Cherry Beach Sound is a full service facility for music, mastering, voice-overs, audio postproduction, Film / TV commercial production, digital multimedia, and audio enhancement.
They’ve been at it for 28 years during which it’s grown into the multi-million dollar studio it is today. Cherry Beach prides itself on an atmosphere of comfort and professionalism, with a mandate to pursue perfection in delivering the highest quality and value of service to its clients, and to maintain its position as a leader in the recording industry.
Number 9 Recording Studio's is famous for music, narration, post production and ad production with complementary departments in recording schools/courses, CD duplication, DVD duplication, DVD authoring, graphic design, web design, video production, audio and video transfers and pro audio rentals.
Number 9’s been providing professional audio services since 1981 and this better than a quarter-century of industry experience has allowed the studio to hone its skills and develop versatile methods to properly serve anyone who steps into the studio.
This Toronto facility houses two live floors, one more useful as a "general purpose" space and the other custom-built for a unique C. Bechstein Concert Grand Piano. Alternately, they’re geared to provide quick edits and to handle projects that don’t require a full-scale recording studio. A client list that includes the Barenaked Ladies, Rush, Amanda Marshall, K-os, Van Morrison and The Rolling Stones, speaks of the studio’s international reputation for delivering a quality product.
With all the technology debates swirling around the world of professional audio, one thing everyone can agree on is that success in the recording studio business can be very difficult to achieve, let alone sustain. Metalworks, located in Mississauga, ON, has not only sustained its success, but has evolved into three diverse business lines. Its three decades of success are the culmination of many things – including a staunch refusal to be a one-dimensional operation.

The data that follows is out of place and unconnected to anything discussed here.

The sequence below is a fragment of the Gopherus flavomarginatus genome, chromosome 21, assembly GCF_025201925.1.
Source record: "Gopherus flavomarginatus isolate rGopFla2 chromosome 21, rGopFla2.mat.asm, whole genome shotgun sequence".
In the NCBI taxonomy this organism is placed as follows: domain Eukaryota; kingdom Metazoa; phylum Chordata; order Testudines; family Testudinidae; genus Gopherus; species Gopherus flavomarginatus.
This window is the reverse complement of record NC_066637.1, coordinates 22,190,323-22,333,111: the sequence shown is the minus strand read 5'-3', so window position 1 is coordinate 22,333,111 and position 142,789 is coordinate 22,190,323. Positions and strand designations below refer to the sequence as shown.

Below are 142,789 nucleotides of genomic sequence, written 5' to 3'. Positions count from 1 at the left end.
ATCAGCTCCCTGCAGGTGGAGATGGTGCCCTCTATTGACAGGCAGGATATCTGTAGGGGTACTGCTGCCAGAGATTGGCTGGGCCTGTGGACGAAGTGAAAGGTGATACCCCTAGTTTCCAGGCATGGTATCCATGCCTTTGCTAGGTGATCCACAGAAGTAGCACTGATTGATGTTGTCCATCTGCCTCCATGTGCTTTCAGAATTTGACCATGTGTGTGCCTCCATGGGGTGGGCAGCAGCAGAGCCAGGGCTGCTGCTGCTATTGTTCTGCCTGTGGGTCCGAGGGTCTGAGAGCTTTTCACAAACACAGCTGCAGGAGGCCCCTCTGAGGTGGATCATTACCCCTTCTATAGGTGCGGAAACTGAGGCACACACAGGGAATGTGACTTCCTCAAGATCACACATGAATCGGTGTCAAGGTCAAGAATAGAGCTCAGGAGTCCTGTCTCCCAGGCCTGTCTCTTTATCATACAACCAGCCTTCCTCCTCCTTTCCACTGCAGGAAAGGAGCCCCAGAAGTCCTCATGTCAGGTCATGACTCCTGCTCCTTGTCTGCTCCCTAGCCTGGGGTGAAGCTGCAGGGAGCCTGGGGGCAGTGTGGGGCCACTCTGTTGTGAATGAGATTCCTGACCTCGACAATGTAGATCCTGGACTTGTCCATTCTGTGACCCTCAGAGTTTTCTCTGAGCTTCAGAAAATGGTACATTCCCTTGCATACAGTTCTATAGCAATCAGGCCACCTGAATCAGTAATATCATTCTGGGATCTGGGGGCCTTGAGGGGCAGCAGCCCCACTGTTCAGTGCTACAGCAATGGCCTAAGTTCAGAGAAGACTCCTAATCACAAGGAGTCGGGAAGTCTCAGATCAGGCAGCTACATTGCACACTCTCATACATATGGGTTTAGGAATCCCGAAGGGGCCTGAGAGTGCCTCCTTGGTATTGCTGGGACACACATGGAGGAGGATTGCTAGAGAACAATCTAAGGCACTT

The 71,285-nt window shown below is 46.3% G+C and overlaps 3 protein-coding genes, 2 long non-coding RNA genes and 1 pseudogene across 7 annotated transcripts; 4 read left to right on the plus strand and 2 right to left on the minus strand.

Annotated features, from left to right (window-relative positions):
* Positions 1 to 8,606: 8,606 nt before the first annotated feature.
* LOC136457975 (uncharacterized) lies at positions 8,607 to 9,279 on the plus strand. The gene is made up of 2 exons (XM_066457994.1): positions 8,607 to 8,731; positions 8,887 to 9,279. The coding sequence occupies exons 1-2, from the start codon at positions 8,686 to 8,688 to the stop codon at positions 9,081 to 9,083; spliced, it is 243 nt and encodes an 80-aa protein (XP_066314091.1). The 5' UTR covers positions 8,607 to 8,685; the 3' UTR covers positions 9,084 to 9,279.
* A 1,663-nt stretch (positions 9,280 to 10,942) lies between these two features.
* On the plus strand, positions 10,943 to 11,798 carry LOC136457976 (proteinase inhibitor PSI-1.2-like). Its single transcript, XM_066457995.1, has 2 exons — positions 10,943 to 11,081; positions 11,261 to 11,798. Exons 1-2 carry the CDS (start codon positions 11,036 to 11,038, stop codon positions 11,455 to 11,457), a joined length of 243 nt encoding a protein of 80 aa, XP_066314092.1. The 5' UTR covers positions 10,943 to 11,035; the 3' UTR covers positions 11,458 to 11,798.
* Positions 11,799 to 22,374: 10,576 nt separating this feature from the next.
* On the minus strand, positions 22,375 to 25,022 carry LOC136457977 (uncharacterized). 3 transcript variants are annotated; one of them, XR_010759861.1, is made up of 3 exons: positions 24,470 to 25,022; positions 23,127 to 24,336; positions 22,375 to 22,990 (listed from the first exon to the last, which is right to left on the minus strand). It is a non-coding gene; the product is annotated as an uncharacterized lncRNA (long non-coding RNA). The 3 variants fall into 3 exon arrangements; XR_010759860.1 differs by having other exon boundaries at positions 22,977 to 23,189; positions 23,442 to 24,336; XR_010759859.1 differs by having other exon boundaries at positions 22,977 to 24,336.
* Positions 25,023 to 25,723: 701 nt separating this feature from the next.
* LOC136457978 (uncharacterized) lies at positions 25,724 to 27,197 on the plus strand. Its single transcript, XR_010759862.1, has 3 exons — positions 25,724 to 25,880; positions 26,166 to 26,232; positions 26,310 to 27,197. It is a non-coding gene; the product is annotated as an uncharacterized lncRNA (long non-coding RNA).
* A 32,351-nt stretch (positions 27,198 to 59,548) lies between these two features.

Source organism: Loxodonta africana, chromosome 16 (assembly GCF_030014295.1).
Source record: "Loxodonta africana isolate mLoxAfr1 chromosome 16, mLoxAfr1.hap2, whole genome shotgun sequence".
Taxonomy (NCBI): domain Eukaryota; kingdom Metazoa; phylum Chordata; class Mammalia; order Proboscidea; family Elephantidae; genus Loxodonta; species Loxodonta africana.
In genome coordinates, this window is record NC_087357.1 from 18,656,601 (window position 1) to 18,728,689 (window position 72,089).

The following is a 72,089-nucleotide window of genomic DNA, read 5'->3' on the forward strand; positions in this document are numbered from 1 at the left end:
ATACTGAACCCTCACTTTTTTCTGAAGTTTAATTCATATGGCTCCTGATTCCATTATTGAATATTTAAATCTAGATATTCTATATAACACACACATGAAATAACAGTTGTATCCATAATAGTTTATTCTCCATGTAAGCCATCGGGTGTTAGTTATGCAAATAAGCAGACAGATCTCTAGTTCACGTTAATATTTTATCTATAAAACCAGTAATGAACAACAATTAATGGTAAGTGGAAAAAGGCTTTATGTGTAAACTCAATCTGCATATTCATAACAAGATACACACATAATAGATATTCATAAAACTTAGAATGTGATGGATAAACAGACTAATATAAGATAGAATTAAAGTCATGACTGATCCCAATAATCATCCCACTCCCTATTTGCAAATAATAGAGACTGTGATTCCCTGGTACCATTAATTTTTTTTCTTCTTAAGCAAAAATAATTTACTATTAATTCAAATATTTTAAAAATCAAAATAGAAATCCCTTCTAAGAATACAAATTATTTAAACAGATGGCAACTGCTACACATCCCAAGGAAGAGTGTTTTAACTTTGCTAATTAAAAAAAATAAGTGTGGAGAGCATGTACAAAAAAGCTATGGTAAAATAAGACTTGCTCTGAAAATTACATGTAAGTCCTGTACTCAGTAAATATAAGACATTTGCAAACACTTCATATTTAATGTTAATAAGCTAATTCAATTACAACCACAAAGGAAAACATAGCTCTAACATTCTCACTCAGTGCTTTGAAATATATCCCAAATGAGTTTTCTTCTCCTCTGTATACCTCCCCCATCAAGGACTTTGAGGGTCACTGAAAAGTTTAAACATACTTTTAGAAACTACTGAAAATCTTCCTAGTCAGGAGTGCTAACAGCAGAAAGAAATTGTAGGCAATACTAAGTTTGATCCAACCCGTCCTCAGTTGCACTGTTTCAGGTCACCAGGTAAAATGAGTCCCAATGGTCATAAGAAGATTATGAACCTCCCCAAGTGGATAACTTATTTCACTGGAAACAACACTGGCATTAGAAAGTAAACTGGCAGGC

Since founding the recording studio, Metalworks has added Metalworks Institute (the educational division) and Metalworks Production Group (the sound and lighting division). The three companies thrive in a symbiotic relationship.
Metalworks originally had its start as a sound and lighting company. Canuck metal band Triumph’s drummer Gil Moore founded the business in 1975 and, over time, his band would come to rely on the capabilities of the company more and more. By 1978, the members of Triumph had set up a demo studio and just months later “professionalized it” so they could cut their own records there. Soon after, the band helped the studio to become one of the first 48-track recording facilities in the world.
For In-depth info on the studios, check these links